1 Feb 2009

Health and Safety

Yesterday I was very chuffed to see that a letter I submitted to The Independent had been published. I wrote it in response to an excellent article by Johann Hari on how religious propaganda is increasingly affecting arenas in which it should have no place - the UN being the most recent incidence. You can see the letter here, but that's actually not what's on my mind. What got me thinking was when my dad rang me this morning to voice 'a note of caution' and mentioned that the fact my full name, plus town and county of residence, were published in the paper. Google this information, and the first entry it brought up was my Amazon wishlist, which has my full address information. Whilst part of me experienced a heel-of-hand-to-forehead moment at the notion my dad was sad enough to actually bother trying this, most of me was actually pretty glad he'd told me. His concern was, I considered, fairly unlikely - that religious fundamentalists, incensed by my dismissal of the value of faith in international policy making, would try to hunt me down and kill me. I was more concerned on the issue of identity theft, so went and promptly changed my settings on Amazon so my details were no longer public.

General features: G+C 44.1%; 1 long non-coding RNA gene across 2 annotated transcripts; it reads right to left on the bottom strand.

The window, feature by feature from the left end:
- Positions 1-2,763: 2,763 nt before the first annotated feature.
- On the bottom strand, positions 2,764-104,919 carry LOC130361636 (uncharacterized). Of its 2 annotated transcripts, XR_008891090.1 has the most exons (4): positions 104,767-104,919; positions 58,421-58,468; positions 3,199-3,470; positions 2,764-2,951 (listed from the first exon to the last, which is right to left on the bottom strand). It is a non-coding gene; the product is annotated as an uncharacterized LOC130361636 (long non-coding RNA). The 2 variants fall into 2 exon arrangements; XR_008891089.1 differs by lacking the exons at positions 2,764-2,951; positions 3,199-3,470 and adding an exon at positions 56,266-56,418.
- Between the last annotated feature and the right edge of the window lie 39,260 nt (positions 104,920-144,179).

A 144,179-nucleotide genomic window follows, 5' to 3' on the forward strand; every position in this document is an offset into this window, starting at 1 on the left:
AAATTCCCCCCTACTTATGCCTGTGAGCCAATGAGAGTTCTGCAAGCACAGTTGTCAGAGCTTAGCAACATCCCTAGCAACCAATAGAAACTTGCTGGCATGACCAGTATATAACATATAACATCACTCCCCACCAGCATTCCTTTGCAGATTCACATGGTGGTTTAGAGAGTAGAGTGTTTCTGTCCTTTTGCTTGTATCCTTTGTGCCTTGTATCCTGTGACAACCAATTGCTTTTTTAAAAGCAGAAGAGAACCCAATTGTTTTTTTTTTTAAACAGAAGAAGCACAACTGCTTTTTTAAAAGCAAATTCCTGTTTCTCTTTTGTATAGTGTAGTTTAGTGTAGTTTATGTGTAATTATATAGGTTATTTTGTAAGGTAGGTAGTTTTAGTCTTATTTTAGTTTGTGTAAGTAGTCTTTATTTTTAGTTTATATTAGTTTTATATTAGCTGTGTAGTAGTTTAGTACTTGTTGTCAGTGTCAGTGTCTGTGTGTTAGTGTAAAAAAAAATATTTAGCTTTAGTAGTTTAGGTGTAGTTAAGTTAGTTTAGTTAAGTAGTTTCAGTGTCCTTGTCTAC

My dad is a very safety-conscious man, sometimes to the point of frustrating all around him. I suppose it's a credit to his profession, as he's an airline pilot, and you wouldn't want to meet one of those with a cavalier attitude to safety. Whilst we all grudgingly recognise the value in knowing where the fire exits are when you're staying in a hotel, sometimes his insistence on covering all bases is to the chagrin of the rest of the family. When I lived in student accommodation, in a teeny converted two-up, two-down terraced house, it was not enough for him that there were smoke alarms at central points on both floors - he wanted to put one in each room. Trying to prise the drill out of hands and thwart this intention was necessary to remind him that there's being safety-conscious, and then there's being paranoid.